56°45′39″N 38°51′36″E / 56.76083°N 38.86000°E / 56.76083; 38.86000

The white-walled monastery overlooking Lake Pleshcheyevo

The Nikitsky Monastery (Никитский монастырь) is a walled Orthodox monastery founded in the 12th century by Nicetas (Nikita) Stylites in a field sprawling between the Kholmogory Highway and the Lake Pleshcheyevo several miles north of Pereslavl-Zalessky. It is part of the Pleshcheyevo Lake National Park and one of the oldest monastic establishments in Zalesye.

The monastic compound is separated from the town by a wooded cemetery with a round chapel from 1702. It is the place where Nikita supposedly met and healed a prince of Chernigov.[1] A nearby settlement known as Nikitskaya Sloboda served the needs of the monastery. After Grand Prince George reestablished the old town of Kleshchin as Pereslavl-Zalessky, the ruins of the older settlement were donated to the monastery.

During the troubles of 1611, the Poles under Jan Piotr Sapieha took the fortress after two weeks of siege and reduced it to ashes.[1] The young Tsar Peter I selected it as his residence when he played with his amusement fleet on the nearby lake. In 1754, the monastery is recorded as owning 2000 serfs and 14 villages. The Soviets used it as a labor camp (in 1948-1953) and a military base (in 1953-59).[1] The great dome of the katholikon collapsed in 1984 following many decades of neglect.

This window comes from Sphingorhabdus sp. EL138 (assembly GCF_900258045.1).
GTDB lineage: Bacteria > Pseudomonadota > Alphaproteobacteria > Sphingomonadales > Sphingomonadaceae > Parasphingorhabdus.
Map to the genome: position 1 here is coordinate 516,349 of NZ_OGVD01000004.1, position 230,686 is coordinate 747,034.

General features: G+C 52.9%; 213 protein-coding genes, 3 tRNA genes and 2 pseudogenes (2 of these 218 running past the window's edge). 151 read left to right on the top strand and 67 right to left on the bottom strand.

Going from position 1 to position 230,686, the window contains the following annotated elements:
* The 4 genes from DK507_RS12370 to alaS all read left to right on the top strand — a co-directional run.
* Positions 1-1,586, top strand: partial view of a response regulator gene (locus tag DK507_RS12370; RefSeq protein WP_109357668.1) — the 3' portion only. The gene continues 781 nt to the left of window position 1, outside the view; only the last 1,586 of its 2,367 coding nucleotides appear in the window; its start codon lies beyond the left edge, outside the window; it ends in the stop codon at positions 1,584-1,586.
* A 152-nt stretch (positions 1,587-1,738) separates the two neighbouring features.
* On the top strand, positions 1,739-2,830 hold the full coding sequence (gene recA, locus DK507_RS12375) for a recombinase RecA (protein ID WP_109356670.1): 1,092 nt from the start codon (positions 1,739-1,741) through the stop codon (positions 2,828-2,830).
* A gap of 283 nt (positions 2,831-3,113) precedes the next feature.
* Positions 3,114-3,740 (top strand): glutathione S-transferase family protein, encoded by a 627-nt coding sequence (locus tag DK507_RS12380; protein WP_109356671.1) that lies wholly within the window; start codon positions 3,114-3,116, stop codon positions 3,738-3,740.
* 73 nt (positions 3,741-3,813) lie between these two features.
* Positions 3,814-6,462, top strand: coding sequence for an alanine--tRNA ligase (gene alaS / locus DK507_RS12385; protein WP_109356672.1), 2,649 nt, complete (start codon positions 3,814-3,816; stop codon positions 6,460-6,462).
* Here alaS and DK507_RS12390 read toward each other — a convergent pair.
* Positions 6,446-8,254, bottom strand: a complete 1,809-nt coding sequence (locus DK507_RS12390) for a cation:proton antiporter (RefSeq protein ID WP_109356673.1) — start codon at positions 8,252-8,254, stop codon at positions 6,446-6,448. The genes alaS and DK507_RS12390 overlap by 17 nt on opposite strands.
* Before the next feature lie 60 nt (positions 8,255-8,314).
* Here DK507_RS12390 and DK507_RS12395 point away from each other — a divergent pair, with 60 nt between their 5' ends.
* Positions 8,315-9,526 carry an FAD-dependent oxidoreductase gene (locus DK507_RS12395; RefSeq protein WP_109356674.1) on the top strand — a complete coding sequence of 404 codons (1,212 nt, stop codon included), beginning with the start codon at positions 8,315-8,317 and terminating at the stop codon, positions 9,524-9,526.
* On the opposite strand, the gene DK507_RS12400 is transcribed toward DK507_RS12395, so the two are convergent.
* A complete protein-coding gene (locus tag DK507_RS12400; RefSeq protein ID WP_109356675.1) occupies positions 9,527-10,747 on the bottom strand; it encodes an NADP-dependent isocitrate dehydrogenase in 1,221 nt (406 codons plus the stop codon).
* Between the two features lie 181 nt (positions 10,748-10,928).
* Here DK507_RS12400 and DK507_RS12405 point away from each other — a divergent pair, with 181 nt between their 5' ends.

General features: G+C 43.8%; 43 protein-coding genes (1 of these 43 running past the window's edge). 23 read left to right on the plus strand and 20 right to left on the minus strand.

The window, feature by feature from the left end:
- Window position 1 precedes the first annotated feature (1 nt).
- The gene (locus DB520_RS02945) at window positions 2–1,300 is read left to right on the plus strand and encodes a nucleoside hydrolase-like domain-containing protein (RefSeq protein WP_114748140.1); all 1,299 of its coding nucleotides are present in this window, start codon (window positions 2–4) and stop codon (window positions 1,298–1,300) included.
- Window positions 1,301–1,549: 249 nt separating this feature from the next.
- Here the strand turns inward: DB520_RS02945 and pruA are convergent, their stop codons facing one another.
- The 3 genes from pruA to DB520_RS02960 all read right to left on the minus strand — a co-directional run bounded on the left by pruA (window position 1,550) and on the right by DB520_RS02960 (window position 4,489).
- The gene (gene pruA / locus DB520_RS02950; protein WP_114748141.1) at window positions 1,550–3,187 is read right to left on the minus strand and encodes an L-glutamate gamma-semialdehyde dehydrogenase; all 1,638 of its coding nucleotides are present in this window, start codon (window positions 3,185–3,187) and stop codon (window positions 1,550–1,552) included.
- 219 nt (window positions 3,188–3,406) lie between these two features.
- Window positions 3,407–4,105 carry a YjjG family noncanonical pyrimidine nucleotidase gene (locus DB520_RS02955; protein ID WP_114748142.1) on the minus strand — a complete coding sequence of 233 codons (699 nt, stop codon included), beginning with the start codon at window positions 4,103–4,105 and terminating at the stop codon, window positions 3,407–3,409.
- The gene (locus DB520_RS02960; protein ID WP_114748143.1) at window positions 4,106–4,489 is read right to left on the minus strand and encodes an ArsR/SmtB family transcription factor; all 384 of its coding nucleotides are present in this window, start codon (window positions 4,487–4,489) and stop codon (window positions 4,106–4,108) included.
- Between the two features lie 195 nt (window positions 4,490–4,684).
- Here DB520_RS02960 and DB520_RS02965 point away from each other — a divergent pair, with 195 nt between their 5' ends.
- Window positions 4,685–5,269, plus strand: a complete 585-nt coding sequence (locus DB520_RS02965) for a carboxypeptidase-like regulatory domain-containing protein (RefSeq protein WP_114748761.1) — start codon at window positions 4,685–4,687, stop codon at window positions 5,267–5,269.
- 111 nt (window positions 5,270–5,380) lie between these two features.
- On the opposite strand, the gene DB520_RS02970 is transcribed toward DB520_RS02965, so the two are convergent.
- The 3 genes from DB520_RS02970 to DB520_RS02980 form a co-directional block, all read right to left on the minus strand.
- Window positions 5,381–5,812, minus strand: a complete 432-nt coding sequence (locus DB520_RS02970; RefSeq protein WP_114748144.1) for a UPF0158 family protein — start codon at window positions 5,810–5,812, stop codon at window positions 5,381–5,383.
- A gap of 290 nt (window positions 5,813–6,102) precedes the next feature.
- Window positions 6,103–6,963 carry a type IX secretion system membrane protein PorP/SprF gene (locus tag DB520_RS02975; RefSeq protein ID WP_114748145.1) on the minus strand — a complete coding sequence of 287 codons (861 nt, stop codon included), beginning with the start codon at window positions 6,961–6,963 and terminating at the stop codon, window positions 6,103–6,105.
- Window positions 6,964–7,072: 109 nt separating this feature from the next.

The Russian Orthodox Church reclaimed the property in 1993 and had it restored. The compound has a chain of fortifications and two main churches, all dating from the reign of Ivan the Terrible. The first Tsar is supposed to have prepared the monastery to become his emergency residence in case of a boyar revolt.[2] A later addition to the compound is the tall Neoclassical bell tower rising above the main gate; it dates from 1818.


  1. ^ a b c Nikitsky Monastery in the Great Russian Encyclopedia
  2. ^ Переславль. 2017-09-05. ISBN 9785457240940.